About the Games

Like many platforms, Flash had a huge variety of games but also had certain trends. I think in Flash the notable genres are arcade, puzzle and adventure. All three are pretty broad categories but they each have a particular feel to them:

Arcade games are roughly any action game that doesn’t fit another major group, like shooters or platformers. They tend to have very small game loops with a single game mode. Maybe you would get upgrades between rounds or level but otherwise most had a very simple pattern of activity.  And I mean simple. Some could easily be played with two buttons, or in the case of Onekey, one button. A simple example is Indestructotank which consisted of moving right, left, and smashing into enemies so the resulting explosion would send you high into the air. You would go for combos by bouncing around off multiple enemies. Between rounds you could upgrade enemies so you would have more things to smash into.  Amorphous Plus was possibly my favourite arcade game. It consisted of walking around and hitting glooples – basically slimes – with a giant sword. And then things escalate so you can deploy flying saw-blade robots and the glooples start creating black holes. It is also one of the very few games that included notes on the cellular structure of enemies in the bestiary. No explanation about why you were hunting glooples though.

The next group are puzzle games, which set up a series of rules that you have to use to untangle various twisted situations. Usually one situation per level; it’s a good way to divide it up. These games form a slower and more thoughtful group of games.  I think a prime example of this style of game would be Connections (I think it was called that but it didn’t turn up when I searched for it). In this game there were nodes that could give packets or require packets. You had to send packets from node to node to fill up every node. Then you started chaining nodes, broadcasting signals and packaging things for different communication networks.  The puzzles could be about anything such as pushing blocks, picking up puzzle pieces, folding paper, rotating a scene (or platforming level) to line things up, pouring sugar or attacking and getting attacked. As long it is about thinking through a problem instead of reflexes or getting levels or any thing else. Of course, it can have some of those things in as well.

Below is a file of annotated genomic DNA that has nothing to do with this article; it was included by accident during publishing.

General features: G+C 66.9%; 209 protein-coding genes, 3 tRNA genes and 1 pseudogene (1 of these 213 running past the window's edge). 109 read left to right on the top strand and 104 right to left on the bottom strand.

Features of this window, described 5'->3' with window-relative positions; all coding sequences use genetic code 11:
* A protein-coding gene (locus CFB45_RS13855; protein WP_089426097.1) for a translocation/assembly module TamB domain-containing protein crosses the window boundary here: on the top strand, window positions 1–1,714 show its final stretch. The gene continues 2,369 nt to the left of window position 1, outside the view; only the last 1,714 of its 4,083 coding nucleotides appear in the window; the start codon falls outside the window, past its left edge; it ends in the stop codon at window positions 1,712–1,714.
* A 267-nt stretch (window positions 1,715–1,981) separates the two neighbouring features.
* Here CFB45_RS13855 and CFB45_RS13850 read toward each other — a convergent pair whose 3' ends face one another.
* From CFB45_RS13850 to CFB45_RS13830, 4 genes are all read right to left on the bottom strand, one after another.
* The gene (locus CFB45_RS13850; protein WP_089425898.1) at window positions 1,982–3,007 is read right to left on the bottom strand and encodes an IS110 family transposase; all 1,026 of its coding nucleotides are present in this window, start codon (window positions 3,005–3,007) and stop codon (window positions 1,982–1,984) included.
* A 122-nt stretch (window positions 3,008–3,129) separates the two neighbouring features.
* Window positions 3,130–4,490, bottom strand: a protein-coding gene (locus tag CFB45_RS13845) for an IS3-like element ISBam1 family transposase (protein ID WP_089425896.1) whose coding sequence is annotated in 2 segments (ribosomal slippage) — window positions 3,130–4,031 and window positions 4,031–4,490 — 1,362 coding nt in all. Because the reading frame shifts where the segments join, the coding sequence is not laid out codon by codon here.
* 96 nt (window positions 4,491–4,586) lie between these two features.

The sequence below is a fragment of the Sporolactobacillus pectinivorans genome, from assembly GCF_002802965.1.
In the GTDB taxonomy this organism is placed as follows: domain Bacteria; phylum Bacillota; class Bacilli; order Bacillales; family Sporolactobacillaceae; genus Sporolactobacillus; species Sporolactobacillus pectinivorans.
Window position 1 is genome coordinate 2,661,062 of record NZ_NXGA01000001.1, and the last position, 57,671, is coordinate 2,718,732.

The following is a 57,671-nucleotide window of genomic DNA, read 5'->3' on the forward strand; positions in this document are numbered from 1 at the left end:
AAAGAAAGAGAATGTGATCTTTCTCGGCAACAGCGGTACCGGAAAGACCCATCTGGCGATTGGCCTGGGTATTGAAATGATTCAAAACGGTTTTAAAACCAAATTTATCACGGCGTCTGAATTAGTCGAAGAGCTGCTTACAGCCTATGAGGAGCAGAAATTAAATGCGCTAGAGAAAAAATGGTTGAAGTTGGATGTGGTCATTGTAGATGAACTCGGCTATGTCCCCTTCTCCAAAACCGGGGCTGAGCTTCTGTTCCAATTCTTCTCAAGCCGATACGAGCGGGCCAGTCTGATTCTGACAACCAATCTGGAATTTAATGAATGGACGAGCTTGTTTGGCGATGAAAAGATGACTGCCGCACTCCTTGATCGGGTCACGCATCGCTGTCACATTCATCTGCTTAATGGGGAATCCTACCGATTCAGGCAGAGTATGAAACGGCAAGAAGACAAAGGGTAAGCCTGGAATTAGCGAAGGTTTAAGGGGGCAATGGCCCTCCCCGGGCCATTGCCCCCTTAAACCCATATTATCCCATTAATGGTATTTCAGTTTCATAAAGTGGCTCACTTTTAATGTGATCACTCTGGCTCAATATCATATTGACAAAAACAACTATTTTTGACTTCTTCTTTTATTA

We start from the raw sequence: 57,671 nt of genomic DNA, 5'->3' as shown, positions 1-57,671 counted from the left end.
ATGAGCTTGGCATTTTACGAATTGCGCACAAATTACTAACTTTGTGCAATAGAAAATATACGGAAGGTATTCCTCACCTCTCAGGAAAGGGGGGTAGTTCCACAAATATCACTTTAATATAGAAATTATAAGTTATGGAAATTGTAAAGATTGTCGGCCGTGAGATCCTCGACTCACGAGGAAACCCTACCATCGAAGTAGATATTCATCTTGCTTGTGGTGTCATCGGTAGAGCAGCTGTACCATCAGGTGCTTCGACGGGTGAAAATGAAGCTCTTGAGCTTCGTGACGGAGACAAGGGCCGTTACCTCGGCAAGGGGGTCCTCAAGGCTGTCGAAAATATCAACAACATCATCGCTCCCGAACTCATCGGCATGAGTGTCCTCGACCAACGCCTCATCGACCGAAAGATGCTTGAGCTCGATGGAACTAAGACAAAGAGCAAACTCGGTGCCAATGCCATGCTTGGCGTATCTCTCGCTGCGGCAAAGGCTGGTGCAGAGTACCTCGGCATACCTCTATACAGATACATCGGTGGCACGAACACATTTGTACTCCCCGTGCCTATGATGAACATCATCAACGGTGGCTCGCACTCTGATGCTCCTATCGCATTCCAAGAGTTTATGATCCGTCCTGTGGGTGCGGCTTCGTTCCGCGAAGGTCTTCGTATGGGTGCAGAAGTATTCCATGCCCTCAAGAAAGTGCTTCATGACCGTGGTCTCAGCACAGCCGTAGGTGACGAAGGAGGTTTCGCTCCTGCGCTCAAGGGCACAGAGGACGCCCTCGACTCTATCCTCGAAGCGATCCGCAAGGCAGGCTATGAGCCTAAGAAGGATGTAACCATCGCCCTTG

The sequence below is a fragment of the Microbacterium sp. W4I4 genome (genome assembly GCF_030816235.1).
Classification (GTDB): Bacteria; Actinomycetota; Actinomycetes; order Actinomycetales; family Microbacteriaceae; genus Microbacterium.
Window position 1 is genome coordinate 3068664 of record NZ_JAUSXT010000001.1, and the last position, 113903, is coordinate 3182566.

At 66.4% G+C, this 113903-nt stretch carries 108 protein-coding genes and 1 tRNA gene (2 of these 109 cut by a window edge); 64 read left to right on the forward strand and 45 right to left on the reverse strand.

Portal: The Flash Version

Adding some action in a puzzle game creates one of the biggest sub-genres of puzzle games: the puzzle platformer, particularly lab puzzle platformers. I can’t actually prove were all inspired by Portal but the two earliest examples I can think of are Shift and Portal: The Flash Version so I have my suspicions. Regardless the genre was so prominent that Qoosh was a parody of the genre. Mechanically they all took the basic running and jumping from platformers and stuck a twist on that would also form the base for the puzzles in the game. The twist could be anything from inverting air and ground so walls become paths, teleportation, shifting gravity or just a really strange set of respawning rules once you die. Explore it and play through a simple story of escaping the lab.

Adventure games are the ones where you go on an adventure. That may seem hugely broad (and rather circular) but not as many Flash games had space to tell a story, have the character abilities grow or even have a continuous over-world. More often if the game wasn’t abstract or the setting implied, it would be told in an opening cut-scene and a closing cut-scene and that is it. In bigger (ie: better funded) games these may be included just because but you can’t do that with Flash.

The first family of adventure games I will talk about are the point-and-click games. They are well suited to Flash which was used on computers with a mouse. They also tended to be the most story focused games as they had fewer other things going on. Alice is Dead is a notable example, The Several Journeys of Reemus is another, and if I kept going I’m sure I would eventually hit one that is not a horror game too. Horror was a very popular genre in point-and-click.  The smaller games were usually “escape-the-room” type. You are in a room and you have to get out. It’s a simple formula and one that produced many good puzzles, but individually they don’t stand out that much because each was so small. Even if one plays a bit loose with the definition of a room, they could only get so big before you completely lost the feel of the game.